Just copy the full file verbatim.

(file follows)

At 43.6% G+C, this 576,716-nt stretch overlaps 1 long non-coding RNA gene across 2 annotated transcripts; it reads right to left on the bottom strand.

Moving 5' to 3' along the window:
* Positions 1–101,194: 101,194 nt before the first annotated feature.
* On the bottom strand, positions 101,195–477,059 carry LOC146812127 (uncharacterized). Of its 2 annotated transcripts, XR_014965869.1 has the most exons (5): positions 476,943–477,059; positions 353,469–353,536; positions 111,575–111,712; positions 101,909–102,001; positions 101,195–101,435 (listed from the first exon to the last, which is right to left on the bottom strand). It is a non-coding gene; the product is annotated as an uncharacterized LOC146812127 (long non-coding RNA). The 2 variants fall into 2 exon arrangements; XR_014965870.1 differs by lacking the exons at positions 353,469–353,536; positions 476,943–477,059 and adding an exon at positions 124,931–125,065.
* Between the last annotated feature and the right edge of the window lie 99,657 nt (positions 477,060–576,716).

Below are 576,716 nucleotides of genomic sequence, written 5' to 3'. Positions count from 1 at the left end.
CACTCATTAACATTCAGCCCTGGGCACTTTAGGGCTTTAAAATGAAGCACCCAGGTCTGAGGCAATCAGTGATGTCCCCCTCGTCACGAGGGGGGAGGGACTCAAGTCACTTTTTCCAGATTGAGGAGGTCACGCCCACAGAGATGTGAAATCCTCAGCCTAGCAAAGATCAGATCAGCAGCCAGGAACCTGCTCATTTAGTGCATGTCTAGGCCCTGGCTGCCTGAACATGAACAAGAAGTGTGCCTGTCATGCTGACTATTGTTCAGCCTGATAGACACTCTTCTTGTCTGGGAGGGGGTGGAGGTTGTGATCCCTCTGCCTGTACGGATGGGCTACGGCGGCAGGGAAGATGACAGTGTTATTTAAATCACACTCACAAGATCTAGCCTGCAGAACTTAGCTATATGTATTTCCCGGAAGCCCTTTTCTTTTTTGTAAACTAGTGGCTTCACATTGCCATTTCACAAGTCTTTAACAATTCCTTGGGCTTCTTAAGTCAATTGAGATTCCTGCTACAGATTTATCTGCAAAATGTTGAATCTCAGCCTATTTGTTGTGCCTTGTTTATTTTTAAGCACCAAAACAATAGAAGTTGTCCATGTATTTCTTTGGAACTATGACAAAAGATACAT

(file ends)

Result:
At 43.6% G+C, this 576,716-nt stretch overlaps 1 long non-coding RNA gene across 2 annotated transcripts; it reads right to left on the bottom strand.

Moving 5' to 3' along the window:
* Positions 1–101,194: 101,194 nt before the first annotated feature.
* On the bottom strand, positions 101,195–477,059 carry LOC146812127 (uncharacterized). Of its 2 annotated transcripts, XR_014965869.1 has the most exons (5): positions 476,943–477,059; positions 353,469–353,536; positions 111,575–111,712; positions 101,909–102,001; positions 101,195–101,435 (listed from the first exon to the last, which is right to left on the bottom strand). It is a non-coding gene; the product is annotated as an uncharacterized LOC146812127 (long non-coding RNA). The 2 variants fall into 2 exon arrangements; XR_014965870.1 differs by lacking the exons at positions 353,469–353,536; positions 476,943–477,059 and adding an exon at positions 124,931–125,065.
* Between the last annotated feature and the right edge of the window lie 99,657 nt (positions 477,060–576,716).

Below are 576,716 nucleotides of genomic sequence, written 5' to 3'. Positions count from 1 at the left end.
CACTCATTAACATTCAGCCCTGGGCACTTTAGGGCTTTAAAATGAAGCACCCAGGTCTGAGGCAATCAGTGATGTCCCCCTCGTCACGAGGGGGGAGGGACTCAAGTCACTTTTTCCAGATTGAGGAGGTCACGCCCACAGAGATGTGAAATCCTCAGCCTAGCAAAGATCAGATCAGCAGCCAGGAACCTGCTCATTTAGTGCATGTCTAGGCCCTGGCTGCCTGAACATGAACAAGAAGTGTGCCTGTCATGCTGACTATTGTTCAGCCTGATAGACACTCTTCTTGTCTGGGAGGGGGTGGAGGTTGTGATCCCTCTGCCTGTACGGATGGGCTACGGCGGCAGGGAAGATGACAGTGTTATTTAAATCACACTCACAAGATCTAGCCTGCAGAACTTAGCTATATGTATTTCCCGGAAGCCCTTTTCTTTTTTGTAAACTAGTGGCTTCACATTGCCATTTCACAAGTCTTTAACAATTCCTTGGGCTTCTTAAGTCAATTGAGATTCCTGCTACAGATTTATCTGCAAAATGTTGAATCTCAGCCTATTTGTTGTGCCTTGTTTATTTTTAAGCACCAAAACAATAGAAGTTGTCCATGTATTTCTTTGGAACTATGACAAAAGATACAT